The Eagle Catcher

Table of Contents
“The best parts of The Eagle Catcher are Coel's portrayal of the dual cultures that exist uneasily on the reservation and an uncanny sense of dialogue that makes her characters ring true.”
Denver Post
“[The Eagle Catcher's]
native American theme will inspire comparisons to the work of Tony Hillerman, but its insights into the Arapaho way of life in our century are unique to this form.”
—LOREN D. ESTLEMAN, author of Edsel
“Insightful commentary about Arapaho culture ... Likable, well-drawn characters and a lively pace mark this novel—which seems poised for a sequel—for Hillerman fans.”
—Publishers Weekly
“The Eagle Catcher is a beautifully plotted novel with tension that builds with the speed of a stone rolling down a hill.”
—ANNE RIPLEY, author of Mulch
“One can only hope that this is the beginning of a long and shining career for both Margaret Coel and Father John.”
—I Love a Mystery
“Welcome Margaret Coel to the ranks of esteemed western mystery writers such as Hillerman, Hager, and Prowell.
The Eagle Catcher...
is not only an alluring fresh mystery told with the authoritative voice of a historian, it is also a thoughtful testimony to the clash of cultures that endures in the West. The second one won't come too soon.”
—STEPHEN WHITE, author of
Higher Authority
Private Practices
“A first-rate mystery, played out against a background of Arapaho tradition and the vast reaches of Wyoming's Wind River Reservation, and featuring two admirable sleuths, Father John O'Malley and Arapaho attorney Vicky Holden.”
—JEAN HAGER, author of the Mitch Bushyhead and Molly Bearpaw Cherokee Mysteries
“The story begins at once and drives straight through. The theme is handled with a wonderfully deft hand: The reader learns something without thinking about the process, which is what all good novels do.”
—JOHN DUNNING, author of Booked to Die
Eagle Catcher is an intense and fascinating story of avarice, tragic old wrongs, and ultimate justice. Margaret Coel has gifted us with a western mystery full of characters we long to know better and a Wyoming setting that takes our breath away.”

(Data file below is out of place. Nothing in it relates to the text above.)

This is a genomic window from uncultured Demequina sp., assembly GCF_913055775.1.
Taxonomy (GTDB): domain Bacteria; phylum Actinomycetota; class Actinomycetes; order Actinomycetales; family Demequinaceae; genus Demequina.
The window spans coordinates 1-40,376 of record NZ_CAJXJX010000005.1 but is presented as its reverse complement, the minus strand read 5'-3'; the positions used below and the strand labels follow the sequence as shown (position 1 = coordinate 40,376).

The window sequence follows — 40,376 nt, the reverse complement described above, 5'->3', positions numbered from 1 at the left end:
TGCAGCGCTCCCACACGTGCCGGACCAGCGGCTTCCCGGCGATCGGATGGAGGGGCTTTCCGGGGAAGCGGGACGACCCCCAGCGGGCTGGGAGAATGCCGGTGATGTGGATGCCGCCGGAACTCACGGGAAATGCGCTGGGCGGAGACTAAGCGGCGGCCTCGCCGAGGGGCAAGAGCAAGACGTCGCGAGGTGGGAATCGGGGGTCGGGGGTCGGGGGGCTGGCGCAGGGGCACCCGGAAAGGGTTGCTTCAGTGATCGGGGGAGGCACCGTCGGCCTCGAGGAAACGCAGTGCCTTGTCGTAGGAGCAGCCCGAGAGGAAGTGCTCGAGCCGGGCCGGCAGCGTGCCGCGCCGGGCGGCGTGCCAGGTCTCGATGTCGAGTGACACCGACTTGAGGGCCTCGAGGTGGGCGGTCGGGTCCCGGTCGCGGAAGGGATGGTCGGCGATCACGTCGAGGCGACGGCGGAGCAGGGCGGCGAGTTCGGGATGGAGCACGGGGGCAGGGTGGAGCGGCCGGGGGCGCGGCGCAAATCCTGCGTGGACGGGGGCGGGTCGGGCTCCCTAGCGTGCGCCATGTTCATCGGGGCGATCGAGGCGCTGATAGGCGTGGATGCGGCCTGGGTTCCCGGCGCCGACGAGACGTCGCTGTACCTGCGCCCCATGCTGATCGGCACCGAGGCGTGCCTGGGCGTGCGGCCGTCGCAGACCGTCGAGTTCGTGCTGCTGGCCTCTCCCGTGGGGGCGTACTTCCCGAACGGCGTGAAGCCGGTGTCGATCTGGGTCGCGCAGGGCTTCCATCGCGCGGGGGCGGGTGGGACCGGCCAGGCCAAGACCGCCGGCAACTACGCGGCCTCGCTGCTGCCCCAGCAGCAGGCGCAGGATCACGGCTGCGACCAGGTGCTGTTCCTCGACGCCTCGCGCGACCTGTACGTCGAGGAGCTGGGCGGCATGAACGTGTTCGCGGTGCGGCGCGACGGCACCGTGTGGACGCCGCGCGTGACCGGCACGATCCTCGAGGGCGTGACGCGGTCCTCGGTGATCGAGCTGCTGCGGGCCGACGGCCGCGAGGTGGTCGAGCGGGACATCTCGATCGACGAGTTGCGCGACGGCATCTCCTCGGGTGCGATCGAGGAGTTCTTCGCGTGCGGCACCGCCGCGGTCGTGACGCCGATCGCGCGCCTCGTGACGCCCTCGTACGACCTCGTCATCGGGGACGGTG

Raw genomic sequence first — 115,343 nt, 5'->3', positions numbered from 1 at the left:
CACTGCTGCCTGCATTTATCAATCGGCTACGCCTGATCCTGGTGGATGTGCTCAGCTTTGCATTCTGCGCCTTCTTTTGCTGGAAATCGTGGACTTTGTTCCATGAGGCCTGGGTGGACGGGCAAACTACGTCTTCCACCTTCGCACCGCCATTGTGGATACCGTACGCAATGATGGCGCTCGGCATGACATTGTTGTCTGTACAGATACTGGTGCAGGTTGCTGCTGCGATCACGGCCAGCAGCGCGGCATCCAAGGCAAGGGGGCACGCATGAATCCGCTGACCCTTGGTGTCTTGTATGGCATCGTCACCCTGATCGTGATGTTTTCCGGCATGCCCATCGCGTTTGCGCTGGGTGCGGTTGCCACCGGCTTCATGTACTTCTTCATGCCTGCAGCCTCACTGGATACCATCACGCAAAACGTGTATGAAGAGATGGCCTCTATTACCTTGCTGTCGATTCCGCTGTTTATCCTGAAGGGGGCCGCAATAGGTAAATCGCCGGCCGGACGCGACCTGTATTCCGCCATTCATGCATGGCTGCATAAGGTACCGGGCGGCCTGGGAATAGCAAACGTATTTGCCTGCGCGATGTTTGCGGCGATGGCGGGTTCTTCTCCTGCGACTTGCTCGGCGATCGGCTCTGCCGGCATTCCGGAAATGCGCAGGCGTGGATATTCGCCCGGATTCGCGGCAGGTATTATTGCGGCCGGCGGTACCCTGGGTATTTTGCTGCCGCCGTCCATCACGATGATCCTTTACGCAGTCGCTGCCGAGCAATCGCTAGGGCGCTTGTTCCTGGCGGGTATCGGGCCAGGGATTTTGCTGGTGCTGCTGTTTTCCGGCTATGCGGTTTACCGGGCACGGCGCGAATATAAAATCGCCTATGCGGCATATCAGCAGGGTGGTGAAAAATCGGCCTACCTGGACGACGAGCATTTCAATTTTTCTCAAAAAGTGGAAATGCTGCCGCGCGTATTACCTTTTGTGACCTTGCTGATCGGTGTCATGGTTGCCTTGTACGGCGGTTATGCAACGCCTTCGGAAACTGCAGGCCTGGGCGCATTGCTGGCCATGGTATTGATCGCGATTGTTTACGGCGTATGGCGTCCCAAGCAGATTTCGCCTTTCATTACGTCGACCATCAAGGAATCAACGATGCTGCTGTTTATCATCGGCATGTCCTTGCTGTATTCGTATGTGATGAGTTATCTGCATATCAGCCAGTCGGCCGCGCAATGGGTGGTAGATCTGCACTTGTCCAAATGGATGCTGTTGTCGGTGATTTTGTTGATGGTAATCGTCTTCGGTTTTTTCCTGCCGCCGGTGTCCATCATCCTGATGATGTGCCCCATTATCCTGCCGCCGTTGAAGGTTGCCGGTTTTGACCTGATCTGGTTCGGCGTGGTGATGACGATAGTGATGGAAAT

—EARLENE FOWLER, author of
Fool's Puzzle and Irish Chain
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This is a work of fiction. Names, characters, places, and incidents either are the product of the author's imagination or are used fictitiously, and any resemblance to actual persons, living or dead, business establishments, events, or locales is entirely coincidental. The publisher does not have any control over and does not assume any responsibility for author or third-party websites or their content.
A Berkley Prime Crime Book / published by arrangement with the author
The University Press of Colorado edition / 1995
Berkley Prime Crime mass-market edition / September 1996
Copyright © 1995 by Margaret Coel.
All rights reserved.
No part of this book may be reproduced, scanned, or distributed in any printed or electronic form without permission. Please do not participate in or encourage piracy of copyrighted materials in violation of the author's rights. Purchase only authorized editions.
For information, address: The Berkley Publishing Group, a division of Penguin Group (USA) Inc., 375 Hudson Street, New York, New York 10014.
eISBN : 978-1-101-12739-1
Berkley Prime Crime Books are published by The Berkley Publishing Group, a division of Penguin Group (USA) Inc., 375 Hudson Street, New York, New York 10014.
The name BERKLEY PRIME CRIME and the BERKLEY PRIME CRIME design are trademarks belonging to Penguin Group (USA) Inc.

Every author owes an enormous debt to those who believed, who encouraged, who championed, and I am no exception. I wish to express my deep gratitude to all who read this manuscript—some, several times—and suggested the ways to make
The Eagle Catcher
a better book than it otherwise might have been. My perceptive readers included Elaine Long, Karen Gilleland, Janis Hallowell, Julie Paschen, Bruce Most, and Ann Ripley, all exceptionally talented writers themselves; Carol Irwin, a fine teacher and editor; and Virginia Sutter, member of the Arapaho tribe and former tribal councilwoman.